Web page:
McIntosh moved for summary judgment to quiet title to the trail easement. The trial court granted the motion and stated that McIntosh "may use the trail in its current location and should take steps to document the current location of the trail to the extent the trail has shifted from its original and/or the legally described path." CP at 1916.

         The Kaves filed a motion for reconsideration of the trial court's quiet title ruling. They supported their motion with the 2012 survey map showing that a portion of the trail easement on their property did not conform to its legal description. And in response, McIntosh submitted portions of a deposition indicating that the trail may have shifted over the years. The trial court denied the Kaves' motion for reconsideration.

         The Kaves also moved for summary judgment seeking dismissal of McIntosh's counterclaims, including the RCW 4.24.630 claim. But the Kaves did not argue that RCW 4.24.630 was inapplicable to them because their alleged interference with the easements occurred only on their own property. The trial court denied the Kaves' motion, stating that there were material issues of fact on the counterclaims.

         Verdict and Post-Judgment Awards

         The case proceeded to trial and the jury rendered a verdict through a special verdict form. On McIntosh's RCW 4.24.630 claim, the jury found that the Kaves (1) had wrongfully injured personal property or improvements to land where McIntosh had an easement and caused damages of $12, 500, and (2) had caused waste or injury to land where McIntosh had an easement and caused damages of $1, 000.

         McIntosh filed a motion to treble these damages and for an award of reasonable attorney fees, both under RCW 4.24.630. The Kaves opposed the motion, arguing for the first time that RCW 4.24.630 was inapplicable because they did not go onto the land of another when interfering with the easements.

         Based on RCW 4.24.630, the trial court trebled the $13, 500 in damages related to damage to personal property in the easements and injury and waste to the easements. Regarding attorney fees, the court ruled that McIntosh was entitled to attorney fees under RCW 4.24.630 and made an express factual finding that McIntosh's multiple claims were largely intertwined. Therefore, the court awarded McIntosh its attorney fees incurred in pursuing all its counterclaims, totaling $237, 134.45.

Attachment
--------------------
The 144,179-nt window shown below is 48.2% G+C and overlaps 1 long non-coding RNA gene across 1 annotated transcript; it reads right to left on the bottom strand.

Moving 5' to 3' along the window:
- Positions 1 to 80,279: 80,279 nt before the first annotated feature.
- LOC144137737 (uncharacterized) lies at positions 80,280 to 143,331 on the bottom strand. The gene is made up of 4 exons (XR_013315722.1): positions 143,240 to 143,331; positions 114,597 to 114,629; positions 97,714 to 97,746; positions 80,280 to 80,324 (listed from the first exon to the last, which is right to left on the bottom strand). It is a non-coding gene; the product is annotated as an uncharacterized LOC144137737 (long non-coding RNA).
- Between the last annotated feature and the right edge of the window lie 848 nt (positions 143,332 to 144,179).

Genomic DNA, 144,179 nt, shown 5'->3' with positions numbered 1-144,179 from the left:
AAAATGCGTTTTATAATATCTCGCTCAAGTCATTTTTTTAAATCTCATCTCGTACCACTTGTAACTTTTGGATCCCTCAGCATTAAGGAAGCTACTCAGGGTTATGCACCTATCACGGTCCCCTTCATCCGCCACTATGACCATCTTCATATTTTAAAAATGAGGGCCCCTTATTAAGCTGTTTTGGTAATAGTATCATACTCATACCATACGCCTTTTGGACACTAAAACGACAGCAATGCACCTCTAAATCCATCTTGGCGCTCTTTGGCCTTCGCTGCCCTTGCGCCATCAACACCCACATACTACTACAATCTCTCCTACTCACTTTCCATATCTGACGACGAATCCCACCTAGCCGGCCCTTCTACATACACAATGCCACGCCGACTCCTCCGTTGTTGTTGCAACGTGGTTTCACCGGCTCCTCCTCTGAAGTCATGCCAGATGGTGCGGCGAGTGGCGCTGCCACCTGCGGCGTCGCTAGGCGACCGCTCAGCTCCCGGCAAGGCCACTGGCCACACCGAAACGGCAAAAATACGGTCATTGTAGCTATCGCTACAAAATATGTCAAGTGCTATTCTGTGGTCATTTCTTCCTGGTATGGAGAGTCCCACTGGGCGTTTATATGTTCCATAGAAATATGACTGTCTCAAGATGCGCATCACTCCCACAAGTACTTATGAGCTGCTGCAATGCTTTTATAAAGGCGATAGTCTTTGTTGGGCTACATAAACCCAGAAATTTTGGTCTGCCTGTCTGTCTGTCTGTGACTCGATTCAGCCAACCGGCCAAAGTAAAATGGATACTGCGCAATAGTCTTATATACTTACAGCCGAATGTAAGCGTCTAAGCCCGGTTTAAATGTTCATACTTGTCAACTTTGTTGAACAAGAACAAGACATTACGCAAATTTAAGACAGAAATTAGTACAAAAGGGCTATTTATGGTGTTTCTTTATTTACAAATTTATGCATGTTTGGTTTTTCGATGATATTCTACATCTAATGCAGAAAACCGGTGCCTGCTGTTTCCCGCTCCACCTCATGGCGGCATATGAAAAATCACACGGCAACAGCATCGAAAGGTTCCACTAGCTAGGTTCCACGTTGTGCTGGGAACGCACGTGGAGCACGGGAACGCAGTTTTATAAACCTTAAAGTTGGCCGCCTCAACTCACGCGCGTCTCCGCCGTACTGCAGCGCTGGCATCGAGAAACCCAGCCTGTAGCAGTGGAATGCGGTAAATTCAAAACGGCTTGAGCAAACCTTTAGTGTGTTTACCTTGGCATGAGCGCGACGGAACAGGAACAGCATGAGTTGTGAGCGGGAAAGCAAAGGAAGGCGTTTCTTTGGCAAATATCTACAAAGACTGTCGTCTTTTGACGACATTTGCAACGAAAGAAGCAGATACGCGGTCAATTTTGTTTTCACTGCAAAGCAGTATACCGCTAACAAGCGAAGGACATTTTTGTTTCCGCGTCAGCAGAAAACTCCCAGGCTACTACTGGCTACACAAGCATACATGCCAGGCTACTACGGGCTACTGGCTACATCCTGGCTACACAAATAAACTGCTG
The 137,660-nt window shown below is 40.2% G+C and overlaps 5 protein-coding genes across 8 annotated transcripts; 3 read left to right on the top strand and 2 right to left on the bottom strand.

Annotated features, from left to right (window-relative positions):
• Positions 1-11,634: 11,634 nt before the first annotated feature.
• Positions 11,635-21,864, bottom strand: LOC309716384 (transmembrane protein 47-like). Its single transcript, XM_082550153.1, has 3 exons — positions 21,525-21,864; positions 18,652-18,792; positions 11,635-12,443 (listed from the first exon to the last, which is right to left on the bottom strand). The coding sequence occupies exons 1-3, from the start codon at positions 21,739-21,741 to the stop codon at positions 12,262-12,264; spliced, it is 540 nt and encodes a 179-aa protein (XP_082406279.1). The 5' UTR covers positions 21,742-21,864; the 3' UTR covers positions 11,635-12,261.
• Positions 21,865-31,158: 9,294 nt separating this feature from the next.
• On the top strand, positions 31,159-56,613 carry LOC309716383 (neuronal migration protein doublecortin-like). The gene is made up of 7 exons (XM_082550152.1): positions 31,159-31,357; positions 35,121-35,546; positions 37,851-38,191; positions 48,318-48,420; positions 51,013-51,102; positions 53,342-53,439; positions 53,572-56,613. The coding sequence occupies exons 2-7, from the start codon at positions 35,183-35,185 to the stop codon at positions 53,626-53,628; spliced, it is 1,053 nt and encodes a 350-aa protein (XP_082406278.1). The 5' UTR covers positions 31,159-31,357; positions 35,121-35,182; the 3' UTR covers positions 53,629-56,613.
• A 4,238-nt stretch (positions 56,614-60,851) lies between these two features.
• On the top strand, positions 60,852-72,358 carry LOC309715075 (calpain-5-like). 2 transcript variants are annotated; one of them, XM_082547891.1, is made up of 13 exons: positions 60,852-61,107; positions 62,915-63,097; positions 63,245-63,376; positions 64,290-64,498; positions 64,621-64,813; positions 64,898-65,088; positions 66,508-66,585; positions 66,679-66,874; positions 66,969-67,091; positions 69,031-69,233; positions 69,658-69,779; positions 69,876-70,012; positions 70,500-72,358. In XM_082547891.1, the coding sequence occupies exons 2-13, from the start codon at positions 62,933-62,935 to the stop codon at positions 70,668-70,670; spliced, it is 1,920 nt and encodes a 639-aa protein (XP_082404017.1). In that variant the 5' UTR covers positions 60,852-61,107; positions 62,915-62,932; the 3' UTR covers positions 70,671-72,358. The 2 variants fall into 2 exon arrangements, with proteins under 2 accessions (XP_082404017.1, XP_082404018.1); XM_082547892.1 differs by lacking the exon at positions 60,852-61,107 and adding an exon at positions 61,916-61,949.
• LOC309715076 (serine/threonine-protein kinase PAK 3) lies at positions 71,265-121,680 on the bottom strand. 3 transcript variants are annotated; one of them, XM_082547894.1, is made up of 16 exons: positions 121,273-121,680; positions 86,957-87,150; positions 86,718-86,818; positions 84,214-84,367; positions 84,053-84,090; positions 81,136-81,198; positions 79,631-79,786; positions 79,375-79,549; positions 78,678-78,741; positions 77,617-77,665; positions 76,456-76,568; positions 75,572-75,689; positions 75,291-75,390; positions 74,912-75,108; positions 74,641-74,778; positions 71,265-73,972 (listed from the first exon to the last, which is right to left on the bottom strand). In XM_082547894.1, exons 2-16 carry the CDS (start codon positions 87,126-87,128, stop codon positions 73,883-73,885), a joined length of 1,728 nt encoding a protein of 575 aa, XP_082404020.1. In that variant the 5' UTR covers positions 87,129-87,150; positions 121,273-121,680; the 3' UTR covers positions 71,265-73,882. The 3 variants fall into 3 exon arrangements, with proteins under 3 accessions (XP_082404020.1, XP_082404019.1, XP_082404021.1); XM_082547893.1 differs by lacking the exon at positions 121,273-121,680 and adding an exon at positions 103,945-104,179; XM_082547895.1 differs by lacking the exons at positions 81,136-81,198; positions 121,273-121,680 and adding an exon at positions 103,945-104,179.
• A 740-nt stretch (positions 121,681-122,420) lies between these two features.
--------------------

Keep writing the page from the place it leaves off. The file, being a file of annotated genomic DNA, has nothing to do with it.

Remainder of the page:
The Kaves appeal the trial court's judgment.

         ANALYSIS

         A. Quieting Title to the Trail Easement

         The Kaves argue that the trial court did not have authority to quiet title to an easement at the trail's existing location. McIntosh argues that the trial court did not relocate the easement, but simply confirmed that the trail could be left in its existing location. We agree with the Kaves.

         1. Standard of Review

         We review a trial court's order granting or denying summary judgment de novo. Lyons v. U.S. Bank Nat'l Ass'n, 181 Wn.2d 775, 783, 336 P.3d 1142 (2014). We view the evidence in the light most favorable to the nonmoving party and draw all reasonable inferences in that party's favor. Lakey v. Puget Sound Energy, Inc., 176 Wn.2d 909, 922, 296 P.3d 860 (2013). Summary judgment is appropriate where there is no genuine issue of material fact and the moving party is entitled to judgment as a matter of law. CR 56(c).

         McIntosh argues that we should review equitable decisions made in the context of summary judgment for abuse of discretion. The general standard of review for a trial court's exercise of equitable authority is abuse of discretion. Emerick v. Cardiac Study Ctr., Inc., 189 Wn.App. 711, 730, 357 P.3d 696 (2015), review denied, 185 Wn.2d 1004 (2016). But the issue here is whether the trial court had authority to exercise its equitable powers to quiet title to the trail in its current location, not whether it properly exercised any authority it had. Whether a trial court has the authority to order equitable relief is a question of law that we review de novo. Niemann v. Vaughn Cmty. Church, 154 Wn.2d 365, 374, 113 P.3d 463 (2005).

         2. Analysis

         A trial court has authority to quiet title in the dominant owner to an easement based on the instrument creating the easement. See Kirk v. Tomulty, 66 Wn.App. 231, 240-41, 831 P.2d 792 (1992) (affirming the trial court's decree quieting title to an easement based on a metes and bounds description). Therefore, the trial court had authority here to quiet title in McIntosh to the easement described in the legal description attached to the second amendment to the EC&Rs.

         But McIntosh did not request that the trial court quiet title to the legally described easement. During oral argument on McIntosh's summary judgment motion, the trial court asked McIntosh's counsel, "What exactly are you asking for with respect to the trail easements?" CP at 2108. Counsel replied:

That wherever the trails are right now, if that's not where the legal easements are, that we do some sort of adjustment to say those are the trails, and we'll do a boundary line adjustment.

CP at 2108 (emphasis added). Counsel then confirmed that McIntosh was requesting to quiet title to the existing location. In its summary judgment order, the court granted what McIntosh requested: quiet title to the existing location of the ...